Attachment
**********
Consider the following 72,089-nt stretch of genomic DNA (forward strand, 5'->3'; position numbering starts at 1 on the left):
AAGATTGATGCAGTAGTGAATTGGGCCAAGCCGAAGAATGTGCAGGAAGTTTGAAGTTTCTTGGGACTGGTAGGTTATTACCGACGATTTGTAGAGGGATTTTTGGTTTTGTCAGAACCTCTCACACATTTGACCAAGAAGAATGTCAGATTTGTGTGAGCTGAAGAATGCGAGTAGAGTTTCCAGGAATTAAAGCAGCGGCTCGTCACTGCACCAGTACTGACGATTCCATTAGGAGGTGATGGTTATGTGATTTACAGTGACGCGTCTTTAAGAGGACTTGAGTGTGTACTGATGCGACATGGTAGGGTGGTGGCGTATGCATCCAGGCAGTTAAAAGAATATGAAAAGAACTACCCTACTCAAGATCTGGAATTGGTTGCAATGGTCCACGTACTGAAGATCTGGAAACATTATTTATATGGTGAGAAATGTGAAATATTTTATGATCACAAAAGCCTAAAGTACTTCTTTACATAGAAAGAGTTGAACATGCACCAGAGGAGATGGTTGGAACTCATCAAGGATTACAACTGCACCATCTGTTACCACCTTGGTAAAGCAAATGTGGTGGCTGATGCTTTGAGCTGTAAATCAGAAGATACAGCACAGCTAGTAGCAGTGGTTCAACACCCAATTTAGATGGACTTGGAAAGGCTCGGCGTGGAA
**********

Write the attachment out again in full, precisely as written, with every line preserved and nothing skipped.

Consider the following 72,089-nt stretch of genomic DNA (forward strand, 5'->3'; position numbering starts at 1 on the left):
AAGATTGATGCAGTAGTGAATTGGGCCAAGCCGAAGAATGTGCAGGAAGTTTGAAGTTTCTTGGGACTGGTAGGTTATTACCGACGATTTGTAGAGGGATTTTTGGTTTTGTCAGAACCTCTCACACATTTGACCAAGAAGAATGTCAGATTTGTGTGAGCTGAAGAATGCGAGTAGAGTTTCCAGGAATTAAAGCAGCGGCTCGTCACTGCACCAGTACTGACGATTCCATTAGGAGGTGATGGTTATGTGATTTACAGTGACGCGTCTTTAAGAGGACTTGAGTGTGTACTGATGCGACATGGTAGGGTGGTGGCGTATGCATCCAGGCAGTTAAAAGAATATGAAAAGAACTACCCTACTCAAGATCTGGAATTGGTTGCAATGGTCCACGTACTGAAGATCTGGAAACATTATTTATATGGTGAGAAATGTGAAATATTTTATGATCACAAAAGCCTAAAGTACTTCTTTACATAGAAAGAGTTGAACATGCACCAGAGGAGATGGTTGGAACTCATCAAGGATTACAACTGCACCATCTGTTACCACCTTGGTAAAGCAAATGTGGTGGCTGATGCTTTGAGCTGTAAATCAGAAGATACAGCACAGCTAGTAGCAGTGGTTCAACACCCAATTTAGATGGACTTGGAAAGGCTCGGCGTGGAA